Seasonal allergic conjunctivitis, also known as hayfever, is an eye inflammation that occurs when the eye comes into contact with an allergen, such as pollen. Symptoms include redness, itching, watering eyes, and swelling of the eyelids. Treatment options include antihistamines and artificial tears.
What Causes Seasonal Allergic Conjunctivitis?
An overreaction of the immune system causes seasonal allergies to airborne allergens, such as pollen from trees, grasses, and weeds. When these allergens come into contact with the eye, they trigger the release of histamine and other chemicals that can cause irritation and inflammation. Seasonal allergies typically occur in the spring and fall, depending on the allergen involved.
Who Is at Risk for Seasonal Allergic Conjunctivitis?
Seasonal allergies are prevalent—in fact, they affect up to 30% of adults and 40% of children in the United States. In addition, people who have a family history of allergies or other allergic conditions (such as asthma or eczema) are at increased risk for developing seasonal allergies.
What Are the Symptoms of Seasonal Allergic Conjunctivitis?
The most common symptoms of seasonal allergic conjunctivitis are watery eyes, itchy eyes, red eyes, and swollen eyelids. These symptoms can be mild or severe depending on the person’s sensitivity to the allergen. Some people may also experience a runny nose, sneezing, or coughing.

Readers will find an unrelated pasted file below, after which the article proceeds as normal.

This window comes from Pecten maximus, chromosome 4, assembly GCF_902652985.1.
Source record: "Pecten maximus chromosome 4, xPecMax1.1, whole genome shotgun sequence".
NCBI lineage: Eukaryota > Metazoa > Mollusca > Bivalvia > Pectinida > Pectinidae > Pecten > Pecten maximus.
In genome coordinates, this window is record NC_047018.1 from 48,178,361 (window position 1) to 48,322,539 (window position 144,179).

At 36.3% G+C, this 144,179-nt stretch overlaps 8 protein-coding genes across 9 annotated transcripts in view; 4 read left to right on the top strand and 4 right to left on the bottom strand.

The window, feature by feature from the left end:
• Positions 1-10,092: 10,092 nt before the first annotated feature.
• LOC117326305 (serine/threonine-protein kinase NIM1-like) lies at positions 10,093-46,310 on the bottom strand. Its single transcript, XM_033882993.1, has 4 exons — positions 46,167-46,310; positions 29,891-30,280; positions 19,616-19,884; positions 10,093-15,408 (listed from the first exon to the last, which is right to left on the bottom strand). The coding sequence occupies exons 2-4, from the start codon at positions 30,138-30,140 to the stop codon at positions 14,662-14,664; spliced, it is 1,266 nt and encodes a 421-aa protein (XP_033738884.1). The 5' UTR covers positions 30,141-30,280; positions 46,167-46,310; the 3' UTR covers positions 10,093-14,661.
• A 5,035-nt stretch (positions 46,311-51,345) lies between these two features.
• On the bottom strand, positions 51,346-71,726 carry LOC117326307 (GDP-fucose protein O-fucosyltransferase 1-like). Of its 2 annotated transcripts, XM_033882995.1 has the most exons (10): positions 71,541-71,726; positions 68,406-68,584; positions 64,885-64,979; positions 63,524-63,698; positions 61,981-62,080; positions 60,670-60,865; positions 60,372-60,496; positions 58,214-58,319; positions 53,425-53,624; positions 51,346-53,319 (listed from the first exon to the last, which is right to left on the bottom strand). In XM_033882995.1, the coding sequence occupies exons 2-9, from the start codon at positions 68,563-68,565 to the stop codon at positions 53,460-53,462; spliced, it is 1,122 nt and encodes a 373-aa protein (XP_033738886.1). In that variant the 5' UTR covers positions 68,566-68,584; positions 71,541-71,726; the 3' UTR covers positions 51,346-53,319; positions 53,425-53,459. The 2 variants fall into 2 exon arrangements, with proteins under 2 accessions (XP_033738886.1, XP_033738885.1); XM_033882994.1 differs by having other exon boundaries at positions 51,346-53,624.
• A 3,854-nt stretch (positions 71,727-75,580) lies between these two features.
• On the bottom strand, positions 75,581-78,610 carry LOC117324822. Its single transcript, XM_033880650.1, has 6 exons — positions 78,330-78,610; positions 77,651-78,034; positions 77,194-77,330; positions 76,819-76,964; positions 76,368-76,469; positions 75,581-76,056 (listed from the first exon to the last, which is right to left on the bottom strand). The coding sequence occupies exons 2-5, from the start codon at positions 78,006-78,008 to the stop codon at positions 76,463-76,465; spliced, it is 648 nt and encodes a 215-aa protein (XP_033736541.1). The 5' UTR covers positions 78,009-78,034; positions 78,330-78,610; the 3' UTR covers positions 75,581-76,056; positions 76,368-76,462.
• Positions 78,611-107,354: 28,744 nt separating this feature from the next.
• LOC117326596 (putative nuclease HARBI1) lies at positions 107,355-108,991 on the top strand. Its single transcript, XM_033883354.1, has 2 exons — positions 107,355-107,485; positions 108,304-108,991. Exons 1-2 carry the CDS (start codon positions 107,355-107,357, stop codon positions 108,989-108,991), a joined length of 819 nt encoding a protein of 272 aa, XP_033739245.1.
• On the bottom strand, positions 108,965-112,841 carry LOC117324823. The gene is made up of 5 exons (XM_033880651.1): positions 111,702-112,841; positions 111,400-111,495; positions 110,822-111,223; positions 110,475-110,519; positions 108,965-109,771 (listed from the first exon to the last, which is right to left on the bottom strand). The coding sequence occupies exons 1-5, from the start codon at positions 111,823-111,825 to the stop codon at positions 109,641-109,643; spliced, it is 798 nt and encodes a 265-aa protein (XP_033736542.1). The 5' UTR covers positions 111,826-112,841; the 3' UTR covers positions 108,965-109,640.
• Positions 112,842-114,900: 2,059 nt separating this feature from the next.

How Is Seasonal Allergic Conjunctivitis Diagnosed?
A diagnosis of seasonal allergic conjunctivitis is usually made based on the person’s symptoms and medical history. In some cases, allergy testing may be necessary to identify the specific allergen involved so that avoidance measures can be implemented.
The good news is that seasonal allergic conjunctivitis is usually a self-limited condition that will resolve once the allergen is no longer present. In the meantime, several treatment options can help reduce symptoms and improve comfort.
- Over-the-counter oral antihistamines such as cetirizine (Zyrtec), loratadine (Claritin), or fexofenadine (Allegra)
- Over-the-counter topical antihistamines such as ketotifen (Zaditor).
- Artificial tears (such as Systane).
- Corticosteroid eye drops (such as Pred Forte).
- Cold compresses are applied to the eyes. In severe cases, oral corticosteroids (such as prednisone) may be necessary.
You must see your doctor to start proper treatment if you think you may have seasonal allergic conjunctivitis. Untreated seasonal allergies can lead to chronic dry eye, corneal ulcers, and recurrent infections. In addition, seasonal allergic conjunctivitis can permanently damage your vision if left untreated, so if your eyes are bothering you this allergy season, please don’t hesitate to call us today at 772-257-8700 to schedule a consultation.